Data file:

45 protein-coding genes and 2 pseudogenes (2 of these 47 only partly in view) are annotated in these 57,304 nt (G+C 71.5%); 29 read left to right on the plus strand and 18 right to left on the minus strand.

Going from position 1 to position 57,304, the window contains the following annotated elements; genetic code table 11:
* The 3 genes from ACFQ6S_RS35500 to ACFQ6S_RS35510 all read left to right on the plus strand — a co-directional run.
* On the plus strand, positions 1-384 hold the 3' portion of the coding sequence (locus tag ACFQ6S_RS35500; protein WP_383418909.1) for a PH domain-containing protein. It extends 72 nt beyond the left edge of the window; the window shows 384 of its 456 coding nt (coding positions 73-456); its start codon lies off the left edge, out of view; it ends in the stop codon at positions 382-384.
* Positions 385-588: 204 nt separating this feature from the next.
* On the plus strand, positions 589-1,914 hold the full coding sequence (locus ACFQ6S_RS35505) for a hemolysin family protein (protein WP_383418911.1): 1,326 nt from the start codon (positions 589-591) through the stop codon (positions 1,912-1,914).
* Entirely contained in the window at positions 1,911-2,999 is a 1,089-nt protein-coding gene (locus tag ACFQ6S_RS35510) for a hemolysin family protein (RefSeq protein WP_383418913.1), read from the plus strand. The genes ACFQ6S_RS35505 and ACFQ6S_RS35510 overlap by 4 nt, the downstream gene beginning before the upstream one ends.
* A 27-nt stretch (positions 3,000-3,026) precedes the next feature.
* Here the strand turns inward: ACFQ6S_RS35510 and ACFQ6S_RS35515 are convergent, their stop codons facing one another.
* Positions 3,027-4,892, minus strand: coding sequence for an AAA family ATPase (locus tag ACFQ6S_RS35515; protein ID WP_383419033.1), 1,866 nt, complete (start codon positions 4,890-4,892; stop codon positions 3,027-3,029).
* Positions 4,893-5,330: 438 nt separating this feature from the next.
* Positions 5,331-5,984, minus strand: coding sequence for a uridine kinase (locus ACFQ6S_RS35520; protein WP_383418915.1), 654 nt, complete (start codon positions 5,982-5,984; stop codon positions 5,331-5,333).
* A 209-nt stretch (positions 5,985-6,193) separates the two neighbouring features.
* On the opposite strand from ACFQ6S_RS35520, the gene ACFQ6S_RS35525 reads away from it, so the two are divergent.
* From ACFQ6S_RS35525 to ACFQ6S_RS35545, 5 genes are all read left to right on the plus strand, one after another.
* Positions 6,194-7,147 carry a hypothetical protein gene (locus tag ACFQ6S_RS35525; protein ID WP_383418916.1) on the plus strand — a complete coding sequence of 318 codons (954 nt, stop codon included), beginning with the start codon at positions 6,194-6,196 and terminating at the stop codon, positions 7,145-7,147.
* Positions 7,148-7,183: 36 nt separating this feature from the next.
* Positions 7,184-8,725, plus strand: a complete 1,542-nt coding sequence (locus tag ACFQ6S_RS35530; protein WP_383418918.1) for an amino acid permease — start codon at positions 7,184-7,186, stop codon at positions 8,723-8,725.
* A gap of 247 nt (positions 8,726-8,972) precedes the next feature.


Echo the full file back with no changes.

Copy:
45 protein-coding genes and 2 pseudogenes (2 of these 47 only partly in view) are annotated in these 57,304 nt (G+C 71.5%); 29 read left to right on the plus strand and 18 right to left on the minus strand.

Going from position 1 to position 57,304, the window contains the following annotated elements; genetic code table 11:
* The 3 genes from ACFQ6S_RS35500 to ACFQ6S_RS35510 all read left to right on the plus strand — a co-directional run.
* On the plus strand, positions 1-384 hold the 3' portion of the coding sequence (locus tag ACFQ6S_RS35500; protein WP_383418909.1) for a PH domain-containing protein. It extends 72 nt beyond the left edge of the window; the window shows 384 of its 456 coding nt (coding positions 73-456); its start codon lies off the left edge, out of view; it ends in the stop codon at positions 382-384.
* Positions 385-588: 204 nt separating this feature from the next.
* On the plus strand, positions 589-1,914 hold the full coding sequence (locus ACFQ6S_RS35505) for a hemolysin family protein (protein WP_383418911.1): 1,326 nt from the start codon (positions 589-591) through the stop codon (positions 1,912-1,914).
* Entirely contained in the window at positions 1,911-2,999 is a 1,089-nt protein-coding gene (locus tag ACFQ6S_RS35510) for a hemolysin family protein (RefSeq protein WP_383418913.1), read from the plus strand. The genes ACFQ6S_RS35505 and ACFQ6S_RS35510 overlap by 4 nt, the downstream gene beginning before the upstream one ends.
* A 27-nt stretch (positions 3,000-3,026) precedes the next feature.
* Here the strand turns inward: ACFQ6S_RS35510 and ACFQ6S_RS35515 are convergent, their stop codons facing one another.
* Positions 3,027-4,892, minus strand: coding sequence for an AAA family ATPase (locus tag ACFQ6S_RS35515; protein ID WP_383419033.1), 1,866 nt, complete (start codon positions 4,890-4,892; stop codon positions 3,027-3,029).
* Positions 4,893-5,330: 438 nt separating this feature from the next.
* Positions 5,331-5,984, minus strand: coding sequence for a uridine kinase (locus ACFQ6S_RS35520; protein WP_383418915.1), 654 nt, complete (start codon positions 5,982-5,984; stop codon positions 5,331-5,333).
* A 209-nt stretch (positions 5,985-6,193) separates the two neighbouring features.
* On the opposite strand from ACFQ6S_RS35520, the gene ACFQ6S_RS35525 reads away from it, so the two are divergent.
* From ACFQ6S_RS35525 to ACFQ6S_RS35545, 5 genes are all read left to right on the plus strand, one after another.
* Positions 6,194-7,147 carry a hypothetical protein gene (locus tag ACFQ6S_RS35525; protein ID WP_383418916.1) on the plus strand — a complete coding sequence of 318 codons (954 nt, stop codon included), beginning with the start codon at positions 6,194-6,196 and terminating at the stop codon, positions 7,145-7,147.
* Positions 7,148-7,183: 36 nt separating this feature from the next.
* Positions 7,184-8,725, plus strand: a complete 1,542-nt coding sequence (locus tag ACFQ6S_RS35530; protein WP_383418918.1) for an amino acid permease — start codon at positions 7,184-7,186, stop codon at positions 8,723-8,725.
* A gap of 247 nt (positions 8,726-8,972) precedes the next feature.